Brad Garlinghouse, CEO of blockchain-fueled cross-border payments startup Ripple, is eyeing an IPO. Garlinghouse attended the World Economic Forum (WEF) in Davos, Switzerland where he reportedly stated that an IPO is a “natural evolution for our company.”
The development confirms what many in the crypto community suspected, that the company that controls more than half of the XRP supply has its sights set on Wall Street. Some in the crypto community are crying foul, spotlighting the decentralized spirit in which bitcoin was created by Satoshi Nakamoto in 2008 and accusing Ripple of selling out. If you ask Garlinghouse, however, Ripple is paving the way for other crypto projects to similarly tap the public markets in the near-term. He stated:
“In the next 12 months, you’ll see IPOs in the crypto/blockchain space. We’re not going to be the first and we’re not going to be the last, but I expect us to be on the leading side… it’s a natural evolution for our company.”
Ripple’s IPO plans don’t come as much of a shock to the crypto community, however. Just last month, the company attracted more than USD 200 million to its coffers in its third-ever fundraising round, with a valuation of more than USD 10 billion attached. Some of the investors who participated in the latest round include New York-based Tetragon, Japan’s SBI Holdings, and U.S.-based Route 66 Ventures.
Meanwhile, Ripple reportedly offloaded slightly less than USD 13.1 million of XRP in Q4 2019, about an 80% drop from more than USD 66 million in Q3. Ripple explained in an announcement:
“Ripple continued the pause of programmatic sales, focusing solely on our over-the-counter (OTC) sales with a few strategic partners, who are building XRP utility and liquidity in strategic regions including EMEA and Asia.”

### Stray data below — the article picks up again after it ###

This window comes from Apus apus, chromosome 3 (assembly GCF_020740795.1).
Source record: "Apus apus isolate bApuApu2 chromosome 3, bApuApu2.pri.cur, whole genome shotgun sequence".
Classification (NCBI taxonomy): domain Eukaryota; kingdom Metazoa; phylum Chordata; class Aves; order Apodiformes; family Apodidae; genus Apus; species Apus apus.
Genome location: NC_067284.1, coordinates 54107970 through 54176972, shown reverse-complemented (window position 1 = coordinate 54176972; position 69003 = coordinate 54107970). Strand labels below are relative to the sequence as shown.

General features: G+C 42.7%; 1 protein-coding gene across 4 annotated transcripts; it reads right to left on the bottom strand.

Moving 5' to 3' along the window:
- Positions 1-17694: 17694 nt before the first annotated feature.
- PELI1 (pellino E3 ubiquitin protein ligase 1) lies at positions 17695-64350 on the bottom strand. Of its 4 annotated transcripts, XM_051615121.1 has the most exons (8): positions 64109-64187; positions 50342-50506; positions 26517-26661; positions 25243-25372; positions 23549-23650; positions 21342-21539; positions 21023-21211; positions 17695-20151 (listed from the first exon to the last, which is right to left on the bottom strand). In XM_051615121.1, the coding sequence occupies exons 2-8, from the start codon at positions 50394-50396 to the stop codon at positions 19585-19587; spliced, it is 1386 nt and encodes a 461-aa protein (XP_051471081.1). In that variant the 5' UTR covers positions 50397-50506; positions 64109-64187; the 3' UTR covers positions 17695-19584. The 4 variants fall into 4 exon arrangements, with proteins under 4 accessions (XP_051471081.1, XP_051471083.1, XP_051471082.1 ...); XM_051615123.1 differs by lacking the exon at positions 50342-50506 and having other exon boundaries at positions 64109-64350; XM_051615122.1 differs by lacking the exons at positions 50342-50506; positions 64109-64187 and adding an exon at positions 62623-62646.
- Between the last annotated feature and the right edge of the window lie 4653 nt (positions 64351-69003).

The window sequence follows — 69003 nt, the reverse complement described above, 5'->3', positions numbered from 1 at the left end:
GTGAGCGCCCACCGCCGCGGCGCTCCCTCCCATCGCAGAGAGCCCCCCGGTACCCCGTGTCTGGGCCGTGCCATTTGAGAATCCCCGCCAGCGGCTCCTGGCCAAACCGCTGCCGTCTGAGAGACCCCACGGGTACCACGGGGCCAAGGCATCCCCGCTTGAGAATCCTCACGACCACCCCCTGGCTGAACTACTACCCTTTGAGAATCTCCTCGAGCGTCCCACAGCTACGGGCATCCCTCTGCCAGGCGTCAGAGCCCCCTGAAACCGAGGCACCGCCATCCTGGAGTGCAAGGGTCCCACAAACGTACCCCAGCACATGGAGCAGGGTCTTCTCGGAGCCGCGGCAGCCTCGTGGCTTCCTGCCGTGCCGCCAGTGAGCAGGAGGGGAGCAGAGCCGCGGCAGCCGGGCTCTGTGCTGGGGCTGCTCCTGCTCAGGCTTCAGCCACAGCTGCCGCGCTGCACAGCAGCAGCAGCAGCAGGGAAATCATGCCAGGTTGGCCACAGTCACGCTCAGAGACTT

Meanwhile, the XRP price is up approximately 4.5% since Dec. 1, 2019.
Ripple came on the scene in 2012 and became popular as the price of XRP, the No. 3 cryptocurrency based on market cap, ballooned in 2017. Ripple’s majority ownership of XRP has made it a target in the crypto community for allegedly controlling the price given its influence over the supply. Garlinghouse has maintained that even if Ripple were to disappear, XRP would not.
Bitcoin vs. XRP for Payments
The Ripple chief has long touted the fact that he is a bitcoin bull, having already revealed that he owns some BTC. But he does not consider bitcoin a rival to XRP for payments, taking aim at the flagship cryptocurrency for lengthy transaction times that he suggests will prevent it from being used in micro-transactions. Garlinghouse stated:
“I’m bullish on BTC as a store of value, but not for payments. You don’t want to use BTC at Starbucks b/c by the time you get your coffee, it’ll be cold.”
Bitcoin’s confirmation times currently average about 10 minutes. Garlinghouse’s choice of words is no coincidence, as Starbucks is reportedly working on a consumer app with bitcoin futures exchange Bakkt that could lead to customers having the option to pay for their coffee with bitcoin. Tech entrepreneur Jack Dorsey is also working toward bolstering bitcoin into the mainstream for payments.